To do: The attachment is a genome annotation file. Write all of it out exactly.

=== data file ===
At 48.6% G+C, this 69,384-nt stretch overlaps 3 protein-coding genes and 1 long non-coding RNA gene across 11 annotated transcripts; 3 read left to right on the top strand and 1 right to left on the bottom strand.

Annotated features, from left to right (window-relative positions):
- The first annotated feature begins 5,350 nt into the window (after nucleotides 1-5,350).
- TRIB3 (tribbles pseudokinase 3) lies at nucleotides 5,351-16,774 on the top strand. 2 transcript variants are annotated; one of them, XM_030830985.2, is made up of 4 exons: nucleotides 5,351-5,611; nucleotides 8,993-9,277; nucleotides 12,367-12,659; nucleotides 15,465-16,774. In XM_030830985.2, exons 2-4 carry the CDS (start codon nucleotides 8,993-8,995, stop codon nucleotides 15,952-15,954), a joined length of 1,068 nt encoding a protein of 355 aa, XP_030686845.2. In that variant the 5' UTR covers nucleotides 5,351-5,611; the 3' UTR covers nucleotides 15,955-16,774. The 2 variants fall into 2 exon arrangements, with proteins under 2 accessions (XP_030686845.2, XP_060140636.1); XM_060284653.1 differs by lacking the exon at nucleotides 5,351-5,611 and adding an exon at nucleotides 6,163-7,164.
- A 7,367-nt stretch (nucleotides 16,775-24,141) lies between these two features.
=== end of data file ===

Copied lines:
At 48.6% G+C, this 69,384-nt stretch overlaps 3 protein-coding genes and 1 long non-coding RNA gene across 11 annotated transcripts; 3 read left to right on the top strand and 1 right to left on the bottom strand.

Annotated features, from left to right (window-relative positions):
- The first annotated feature begins 5,350 nt into the window (after nucleotides 1-5,350).
- TRIB3 (tribbles pseudokinase 3) lies at nucleotides 5,351-16,774 on the top strand. 2 transcript variants are annotated; one of them, XM_030830985.2, is made up of 4 exons: nucleotides 5,351-5,611; nucleotides 8,993-9,277; nucleotides 12,367-12,659; nucleotides 15,465-16,774. In XM_030830985.2, exons 2-4 carry the CDS (start codon nucleotides 8,993-8,995, stop codon nucleotides 15,952-15,954), a joined length of 1,068 nt encoding a protein of 355 aa, XP_030686845.2. In that variant the 5' UTR covers nucleotides 5,351-5,611; the 3' UTR covers nucleotides 15,955-16,774. The 2 variants fall into 2 exon arrangements, with proteins under 2 accessions (XP_030686845.2, XP_060140636.1); XM_060284653.1 differs by lacking the exon at nucleotides 5,351-5,611 and adding an exon at nucleotides 6,163-7,164.
- A 7,367-nt stretch (nucleotides 16,775-24,141) lies between these two features.